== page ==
According to an Associated Press report, "Capturing the immigration debate in political ads this campaign season - without upsetting Hispanic voters - is proving tricky for candidates." For the full story, see here.
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Immigration Monthly: August 2006
Immigration Monthly features an article by Miriam Bustamante Riedmiller, Esq. entitled, "One Hundred Years Of Filipino Immigration To The US And The Guest Worker Program.
USCIS Issues Latest FY 2007 H-2B Cap Count
USCIS issued the latest H-2B cap count for Fiscal Year 2007.
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R.L. Ranger's letter (08/29/06 ID) misquotes my (08/28/06) ID letter. My letter did not say that white "influence" was bad, but only white "supremacy". Is it racist to oppose white supremacy? His letter also calls for a return to the status quo ante the 1965 immigration law. I am not sure what that means. Does it mean that the green cards and/or US citizenship of more than 30 million immigrants who came here legally in the past forty years, as well as of their children and grandchildren, should be revoked and all of the above people deported? Or does it simply mean that the immigration quotas of the 1924 law, which were based on the ethnic/racial mix of the US population in 1890, a time when Americans were overwhelmingly of Northern European origin, should be brought back now in the 21st century? But why do those restrictionists who happen to share Mr Ranger's views want to stop at the year 1890? Why don't they just turn the clock back to the time of the Dred Scott decision, which held that only white people could be US citizens? However, regardless of which year or century some restrictionists might wish to turn the clock back to, I agree with Mr. Ranger's letter's comment that H.R. 4437, with its draconian measures that would create a climate of terror in immigrant communities throughout this country, would be a step in that direction.
Roger Algase, Esq.
New York, NY
While H-1's are not necessarily "near and dear" to me, as Anthony BC's letter suggests (08/29/06 ID), I have filed many in the routine of my law practice, and yes, I do not want to see them taken away, and no I am not concerned that they displace American workers. I agree with Eugene Flynn's letter (ID 08/29/06) that, "The free market worked well from 1952-1990 when the first H-1 caps were imposed." Anthony BC's letter queries how is it possible for me to have 28yrs. of experience in H-1B visas. Well, the pre-1990 H visa and the H-1B are similar creatures, that's how. I know the history of the H visa category very well, having been involved in all the H visa debates in the 1980's. Now described as a "specialty occupation", prior to 1990 the H visa was called a "professional occupation" visa - a straight "H-1" visa found at INA section 101(a)(15)(h), which was distinguished from the now defunct H-1A visa for registered nurses. Notwithstanding Eugene Flynn's letter's assertion (ID 08/29/2006) that in 1990 the H visa was "split into H-1A and H-1B", the H-1A was actually repealed by P.L. 106-95, effective in 1990, and before being repealed, applied to registered nurses - see INA section 101(a)(15)(h)). It was the H-2 category that in 1990 was split into the "A" agricultural workers, and the "B" other temporary workers categories. Other than that, his letter portrayed very accurately the history and the reality of the H-1B visa category. Disbelievers would do well to re-read Mr. Flynn's analysis of the H-1B and if there are any reliable statistics to prove his analysis wrong, please point it out, so we can all share the knowledge, rather than simply the restrictionist rhetoric.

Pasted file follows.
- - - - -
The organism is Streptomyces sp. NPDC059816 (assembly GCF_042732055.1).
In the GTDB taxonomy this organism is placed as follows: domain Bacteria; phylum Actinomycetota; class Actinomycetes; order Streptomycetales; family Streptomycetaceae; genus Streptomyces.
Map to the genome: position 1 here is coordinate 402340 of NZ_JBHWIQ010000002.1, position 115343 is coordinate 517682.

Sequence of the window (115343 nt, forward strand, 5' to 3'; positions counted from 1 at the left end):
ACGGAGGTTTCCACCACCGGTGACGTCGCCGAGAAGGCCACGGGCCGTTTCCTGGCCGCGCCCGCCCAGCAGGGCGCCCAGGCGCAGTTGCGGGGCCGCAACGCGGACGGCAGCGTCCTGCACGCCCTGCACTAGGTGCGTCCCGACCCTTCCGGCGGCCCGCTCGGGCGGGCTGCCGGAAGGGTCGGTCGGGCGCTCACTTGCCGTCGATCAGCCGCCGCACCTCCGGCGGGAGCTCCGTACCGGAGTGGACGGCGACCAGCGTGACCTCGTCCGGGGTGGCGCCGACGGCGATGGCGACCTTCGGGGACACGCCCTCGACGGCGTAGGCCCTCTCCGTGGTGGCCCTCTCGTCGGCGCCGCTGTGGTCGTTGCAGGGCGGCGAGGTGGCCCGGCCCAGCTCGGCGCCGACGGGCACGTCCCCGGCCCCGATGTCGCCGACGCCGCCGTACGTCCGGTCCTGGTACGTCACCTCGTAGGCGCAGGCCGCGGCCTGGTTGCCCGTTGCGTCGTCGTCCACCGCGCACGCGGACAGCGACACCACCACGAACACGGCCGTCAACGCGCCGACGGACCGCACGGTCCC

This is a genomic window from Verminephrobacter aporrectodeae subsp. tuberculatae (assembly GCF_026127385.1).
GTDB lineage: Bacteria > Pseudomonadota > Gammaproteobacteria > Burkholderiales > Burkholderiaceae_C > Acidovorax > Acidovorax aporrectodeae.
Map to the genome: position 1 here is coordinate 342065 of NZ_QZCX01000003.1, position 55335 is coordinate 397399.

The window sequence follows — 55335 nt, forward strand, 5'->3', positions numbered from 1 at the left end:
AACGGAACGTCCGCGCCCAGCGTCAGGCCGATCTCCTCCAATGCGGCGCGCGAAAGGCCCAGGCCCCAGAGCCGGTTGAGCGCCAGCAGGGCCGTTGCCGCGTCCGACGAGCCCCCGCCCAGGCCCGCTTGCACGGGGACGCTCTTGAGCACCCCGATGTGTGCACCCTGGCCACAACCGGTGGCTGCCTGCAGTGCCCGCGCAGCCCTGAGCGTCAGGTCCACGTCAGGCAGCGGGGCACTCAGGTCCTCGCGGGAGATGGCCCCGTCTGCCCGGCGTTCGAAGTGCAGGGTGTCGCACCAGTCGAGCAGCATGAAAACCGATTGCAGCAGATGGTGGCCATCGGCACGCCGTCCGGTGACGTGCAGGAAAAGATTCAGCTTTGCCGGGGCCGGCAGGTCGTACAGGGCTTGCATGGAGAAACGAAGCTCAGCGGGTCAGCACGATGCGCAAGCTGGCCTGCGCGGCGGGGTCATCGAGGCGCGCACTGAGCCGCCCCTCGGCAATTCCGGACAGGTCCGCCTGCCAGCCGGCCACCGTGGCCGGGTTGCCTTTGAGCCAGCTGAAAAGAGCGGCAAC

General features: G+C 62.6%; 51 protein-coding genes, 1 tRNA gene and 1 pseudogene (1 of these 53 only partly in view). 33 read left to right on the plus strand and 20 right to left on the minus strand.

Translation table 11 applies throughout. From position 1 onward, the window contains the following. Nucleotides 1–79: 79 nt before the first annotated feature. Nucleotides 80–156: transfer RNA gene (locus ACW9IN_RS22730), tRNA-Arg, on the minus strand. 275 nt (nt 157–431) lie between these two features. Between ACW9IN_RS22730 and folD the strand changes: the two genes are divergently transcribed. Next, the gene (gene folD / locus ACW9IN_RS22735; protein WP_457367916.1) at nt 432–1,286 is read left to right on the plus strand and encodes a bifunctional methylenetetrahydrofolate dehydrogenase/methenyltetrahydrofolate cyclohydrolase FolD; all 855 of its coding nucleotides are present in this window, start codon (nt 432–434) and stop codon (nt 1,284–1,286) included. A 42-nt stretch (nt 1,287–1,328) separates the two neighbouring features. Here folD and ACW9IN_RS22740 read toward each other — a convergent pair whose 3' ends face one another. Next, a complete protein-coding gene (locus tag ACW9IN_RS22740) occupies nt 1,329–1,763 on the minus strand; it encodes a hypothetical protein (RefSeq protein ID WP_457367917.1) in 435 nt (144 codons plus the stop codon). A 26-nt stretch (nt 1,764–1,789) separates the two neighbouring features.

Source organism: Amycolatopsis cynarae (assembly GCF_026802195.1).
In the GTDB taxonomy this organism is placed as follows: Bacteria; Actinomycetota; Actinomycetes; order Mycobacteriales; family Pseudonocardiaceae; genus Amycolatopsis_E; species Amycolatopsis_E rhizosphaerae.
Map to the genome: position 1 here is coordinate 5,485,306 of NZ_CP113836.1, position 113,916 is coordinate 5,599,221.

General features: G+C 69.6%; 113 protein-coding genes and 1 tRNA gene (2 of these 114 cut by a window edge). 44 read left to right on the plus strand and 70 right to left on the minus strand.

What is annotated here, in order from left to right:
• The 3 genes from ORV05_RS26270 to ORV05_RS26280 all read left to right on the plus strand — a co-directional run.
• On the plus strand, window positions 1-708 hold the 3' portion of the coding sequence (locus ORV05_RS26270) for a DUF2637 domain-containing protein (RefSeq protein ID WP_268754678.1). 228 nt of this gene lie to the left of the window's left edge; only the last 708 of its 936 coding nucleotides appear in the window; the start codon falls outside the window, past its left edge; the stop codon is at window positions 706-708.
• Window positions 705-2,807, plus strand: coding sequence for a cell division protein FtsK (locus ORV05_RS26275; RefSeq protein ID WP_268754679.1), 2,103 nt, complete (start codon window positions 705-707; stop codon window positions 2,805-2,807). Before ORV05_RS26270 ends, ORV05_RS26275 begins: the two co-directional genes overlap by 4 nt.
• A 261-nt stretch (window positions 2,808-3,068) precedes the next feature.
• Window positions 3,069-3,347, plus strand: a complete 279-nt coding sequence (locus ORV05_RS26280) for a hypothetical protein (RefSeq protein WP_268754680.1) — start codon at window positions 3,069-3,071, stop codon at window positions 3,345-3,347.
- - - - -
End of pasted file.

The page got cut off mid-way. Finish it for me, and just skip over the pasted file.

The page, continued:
David D. Murray, Esq.
Newport Beach, CA
The egalitarian beliefs of Roger Algase's letters (RAL's) including 8/29/06 ID certainly do amount to "social engineering", "...in order to achieve diversity", which his letter first denies and then proclaims. They are
in fact, a revolutionary tactic whereby traditional social and cultural
entities are attacked and changed. The ACLU uses such strategies
constantly in attacking America's religious heritage. If the Boy Scouts
want to join in promoting certain values, is it not their freedom to do
so without others forcing their standards upon them? If a country is established with certain Constitutional values that they believe are superior, not equal, to others, and invite entry to those it chooses, what's the problem? It is the RAL's that seem to be stuck in the pre-1965 era, seeing racism everywhere and advocating that, "people from all
over the world" should come here. Today, racism is not so much the problem as excessive entry numbers, legal and illegal, straining our carrying capacity, resources, budgets and infrastructure. It is disingenuous to characterize this numbers problem to one of bigotry. Anyone who states they are for reasonable entry policies, but will not support existing and needed enforcement measures and reduced numbers, is not credible, and is not working for the betterment of America, rather it's dissolution, as the demise of Rome and other overly diverse societies attests.
R. L. Ranger
Responding to OBOH's question, (8/29/06 ID), this is expected to take place in the near future since we are negotiating with employers to protect our positions (most of them have agreed, since the immigration process is an equal burden on them.
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